January 2, 2004


BSE Test Animals Banned From Food Chain


In the aftermath of the mad cow case in the United States, the U.S. Department of Agriculture has belatedly issued a new regulation prohibiting the meat from any animal tested for bovine spongiform encephalopathy, or mad-cow disease, to be released into the food chain until test results for that animal are back.


Speaking at a news conference, Veneman also said meat from any downer animal - an animal that can't stand or walk - will be prohibited from entering the U.S. food supply.


"Effective immediately, USDA will ban all downer cattle from the human food chain," the department said in a statement released Tuesday. "USDA will continue its BSE surveillance program."


The single Holstein cow that USDA confirmed positive for BSE on Dec. 23 was a downer. USDA decided to test the cow's brain for BSE, but meat from the animal was allowed to be sent for further food processing before those tests were completed and returned positive.


USDA Chief Veterinarian Ron DeHaven told reporters at the press conference that the new measures announced by Veneman mean USDA will "not allow non-ambulatory animals to enter the food chain. For those animals that do end up at a slaughter plant that then become non-ambulatory, we would certainly target those for testing and we would do a test-and-hold on those carcasses."


Downer cattle are targeted by USDA officials at slaughter houses for BSE testing, but now that they are banned from being taken there veterinarians will have to find them elsewhere.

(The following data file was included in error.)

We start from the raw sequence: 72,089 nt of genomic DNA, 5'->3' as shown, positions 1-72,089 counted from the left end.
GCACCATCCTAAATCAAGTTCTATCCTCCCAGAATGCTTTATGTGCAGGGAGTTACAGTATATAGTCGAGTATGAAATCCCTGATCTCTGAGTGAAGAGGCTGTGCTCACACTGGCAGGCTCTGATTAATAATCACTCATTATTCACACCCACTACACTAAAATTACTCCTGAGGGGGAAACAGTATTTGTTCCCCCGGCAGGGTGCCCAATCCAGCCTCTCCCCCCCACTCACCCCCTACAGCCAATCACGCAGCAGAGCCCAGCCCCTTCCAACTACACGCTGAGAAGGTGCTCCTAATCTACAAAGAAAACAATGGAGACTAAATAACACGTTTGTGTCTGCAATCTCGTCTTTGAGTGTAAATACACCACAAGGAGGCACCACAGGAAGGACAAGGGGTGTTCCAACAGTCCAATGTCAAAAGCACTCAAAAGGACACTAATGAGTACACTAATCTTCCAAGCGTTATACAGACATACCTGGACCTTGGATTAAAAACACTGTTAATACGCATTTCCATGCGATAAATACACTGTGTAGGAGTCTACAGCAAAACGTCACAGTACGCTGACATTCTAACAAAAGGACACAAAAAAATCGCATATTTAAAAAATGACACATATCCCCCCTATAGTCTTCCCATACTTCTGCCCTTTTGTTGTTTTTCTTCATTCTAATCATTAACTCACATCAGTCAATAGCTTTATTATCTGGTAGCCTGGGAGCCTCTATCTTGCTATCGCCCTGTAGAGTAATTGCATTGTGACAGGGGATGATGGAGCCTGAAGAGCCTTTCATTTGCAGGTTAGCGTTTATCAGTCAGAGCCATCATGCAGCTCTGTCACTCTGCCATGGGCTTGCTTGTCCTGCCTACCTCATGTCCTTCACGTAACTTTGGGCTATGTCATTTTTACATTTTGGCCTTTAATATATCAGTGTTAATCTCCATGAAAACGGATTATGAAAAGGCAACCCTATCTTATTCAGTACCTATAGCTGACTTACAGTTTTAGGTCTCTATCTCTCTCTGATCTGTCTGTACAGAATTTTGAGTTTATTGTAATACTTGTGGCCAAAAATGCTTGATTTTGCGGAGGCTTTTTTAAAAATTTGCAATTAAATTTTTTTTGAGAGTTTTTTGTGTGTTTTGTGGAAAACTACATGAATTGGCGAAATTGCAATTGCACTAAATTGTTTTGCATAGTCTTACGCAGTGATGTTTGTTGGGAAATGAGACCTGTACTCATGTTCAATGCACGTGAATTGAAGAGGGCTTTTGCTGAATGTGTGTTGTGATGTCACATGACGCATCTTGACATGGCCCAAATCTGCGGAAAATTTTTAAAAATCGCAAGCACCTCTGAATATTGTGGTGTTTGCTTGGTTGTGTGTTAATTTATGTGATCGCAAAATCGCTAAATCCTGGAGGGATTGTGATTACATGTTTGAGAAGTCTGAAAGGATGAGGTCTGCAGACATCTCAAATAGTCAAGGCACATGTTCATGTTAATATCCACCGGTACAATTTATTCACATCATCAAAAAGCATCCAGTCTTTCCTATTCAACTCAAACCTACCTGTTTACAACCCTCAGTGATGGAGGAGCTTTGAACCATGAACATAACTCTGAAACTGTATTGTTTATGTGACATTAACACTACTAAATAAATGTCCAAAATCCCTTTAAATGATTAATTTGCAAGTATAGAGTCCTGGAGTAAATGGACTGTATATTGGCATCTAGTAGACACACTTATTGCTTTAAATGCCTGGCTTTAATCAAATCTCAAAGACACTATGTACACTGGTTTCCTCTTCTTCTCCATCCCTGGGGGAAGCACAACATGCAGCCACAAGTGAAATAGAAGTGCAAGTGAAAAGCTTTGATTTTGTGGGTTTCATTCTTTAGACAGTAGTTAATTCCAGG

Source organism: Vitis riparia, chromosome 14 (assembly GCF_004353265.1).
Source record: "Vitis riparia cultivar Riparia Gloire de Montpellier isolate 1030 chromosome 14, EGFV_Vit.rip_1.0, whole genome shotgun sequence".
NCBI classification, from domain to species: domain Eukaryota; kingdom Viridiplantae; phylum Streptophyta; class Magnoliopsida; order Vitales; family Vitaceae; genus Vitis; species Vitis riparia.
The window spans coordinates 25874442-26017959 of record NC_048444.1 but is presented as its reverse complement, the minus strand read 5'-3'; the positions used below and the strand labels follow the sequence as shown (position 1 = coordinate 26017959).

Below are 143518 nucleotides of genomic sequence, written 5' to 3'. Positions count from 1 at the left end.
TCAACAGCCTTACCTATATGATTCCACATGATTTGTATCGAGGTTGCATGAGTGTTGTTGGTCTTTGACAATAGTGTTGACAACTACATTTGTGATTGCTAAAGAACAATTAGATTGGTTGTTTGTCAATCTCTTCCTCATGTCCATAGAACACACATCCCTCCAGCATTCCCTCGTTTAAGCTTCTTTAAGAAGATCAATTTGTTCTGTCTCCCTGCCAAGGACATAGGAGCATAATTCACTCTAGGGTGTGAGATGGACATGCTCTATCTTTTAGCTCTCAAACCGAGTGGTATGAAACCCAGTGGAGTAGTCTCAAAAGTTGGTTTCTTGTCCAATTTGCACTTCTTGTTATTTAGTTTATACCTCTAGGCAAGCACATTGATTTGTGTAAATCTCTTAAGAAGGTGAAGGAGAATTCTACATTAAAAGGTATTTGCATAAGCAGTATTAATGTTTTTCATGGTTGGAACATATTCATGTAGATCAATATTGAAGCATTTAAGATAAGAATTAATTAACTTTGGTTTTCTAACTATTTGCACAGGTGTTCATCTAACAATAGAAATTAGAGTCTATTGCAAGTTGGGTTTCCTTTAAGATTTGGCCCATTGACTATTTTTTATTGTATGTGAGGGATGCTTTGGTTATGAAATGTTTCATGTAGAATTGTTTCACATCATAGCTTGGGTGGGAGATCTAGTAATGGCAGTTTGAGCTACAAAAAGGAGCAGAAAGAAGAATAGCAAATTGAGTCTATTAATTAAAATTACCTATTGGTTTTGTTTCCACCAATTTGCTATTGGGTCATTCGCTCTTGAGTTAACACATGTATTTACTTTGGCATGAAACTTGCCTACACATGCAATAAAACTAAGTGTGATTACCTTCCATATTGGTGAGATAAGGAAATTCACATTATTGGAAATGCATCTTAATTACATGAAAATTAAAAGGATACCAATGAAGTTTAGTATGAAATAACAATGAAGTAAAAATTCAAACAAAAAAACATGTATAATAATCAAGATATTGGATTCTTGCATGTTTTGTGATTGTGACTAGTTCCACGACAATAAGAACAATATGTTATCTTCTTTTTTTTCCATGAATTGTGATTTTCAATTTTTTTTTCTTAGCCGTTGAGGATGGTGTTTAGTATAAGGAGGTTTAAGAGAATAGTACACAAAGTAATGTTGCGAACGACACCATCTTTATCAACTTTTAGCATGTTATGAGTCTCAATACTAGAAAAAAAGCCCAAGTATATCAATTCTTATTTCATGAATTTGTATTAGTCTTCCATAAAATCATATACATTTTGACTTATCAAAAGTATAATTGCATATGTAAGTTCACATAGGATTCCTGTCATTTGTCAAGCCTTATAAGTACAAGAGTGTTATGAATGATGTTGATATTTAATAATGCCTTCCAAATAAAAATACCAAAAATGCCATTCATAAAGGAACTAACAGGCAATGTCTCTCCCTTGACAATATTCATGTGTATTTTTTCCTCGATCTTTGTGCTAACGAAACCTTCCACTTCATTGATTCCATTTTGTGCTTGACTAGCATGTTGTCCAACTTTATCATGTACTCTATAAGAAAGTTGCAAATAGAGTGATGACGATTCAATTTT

"Obviously, we're going to be looking at other ways to test downer cattle other than at a slaughter plant," Veneman said. "We will look at a whole variety of actions and whether or not that involves on-farm (testing) is undetermined at this point."


USDA veterinarians have the authority to secure samples from cattle that die on farms, but when it comes to downer animals, the department must wait until they are brought to the slaughterhouse to do testing.


Veneman said another possibility being considered is to set up for BSE testing at rendering facilities because downer cattle can still be brought there for processing into animal feed and other products.


Lester Crawford, deputy commissioner of the Food and Drug Administration, said said FDA officials will work with USDA to expand BSE surveillance at rendering plants.


The decision to ban downer cattle from the human food supply will not divert more than 200,000 head from slaughter houses and that, Veneman said, will have little effect on the food supply.


"I don't anticipate a market response to this in terms of increasing consumer prices because I think that the amount...is a very small number," she said.


Veneman also stressed that "our food supply and the public health remain safe" and U.S. "consumer confidence and demand for beef are still relatively strong."


American Meat Institute President J. Patrick Boyle said Tuesday in a separate press conference, "The majority of non-ambulatory livestock, if inspected and passed by a USDA veterinarian, are safe for human consumption."


Mark Dopp, the meat group's general counsel, said USDA may soon modify the new rule so as not to prohibit all downer cattle from the food supply, but rather only those that present a BSE risk.